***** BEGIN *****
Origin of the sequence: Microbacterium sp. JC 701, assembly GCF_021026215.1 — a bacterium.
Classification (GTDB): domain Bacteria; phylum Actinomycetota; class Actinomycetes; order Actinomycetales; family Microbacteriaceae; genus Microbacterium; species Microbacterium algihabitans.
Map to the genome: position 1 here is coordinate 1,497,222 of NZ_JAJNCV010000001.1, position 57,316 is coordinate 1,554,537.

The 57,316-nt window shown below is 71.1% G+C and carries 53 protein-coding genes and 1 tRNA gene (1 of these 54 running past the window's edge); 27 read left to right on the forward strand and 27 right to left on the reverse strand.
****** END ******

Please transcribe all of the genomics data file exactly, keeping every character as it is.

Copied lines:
Origin of the sequence: Microbacterium sp. JC 701, assembly GCF_021026215.1 — a bacterium.
Classification (GTDB): domain Bacteria; phylum Actinomycetota; class Actinomycetes; order Actinomycetales; family Microbacteriaceae; genus Microbacterium; species Microbacterium algihabitans.
Map to the genome: position 1 here is coordinate 1,497,222 of NZ_JAJNCV010000001.1, position 57,316 is coordinate 1,554,537.

The 57,316-nt window shown below is 71.1% G+C and carries 53 protein-coding genes and 1 tRNA gene (1 of these 54 running past the window's edge); 27 read left to right on the forward strand and 27 right to left on the reverse strand.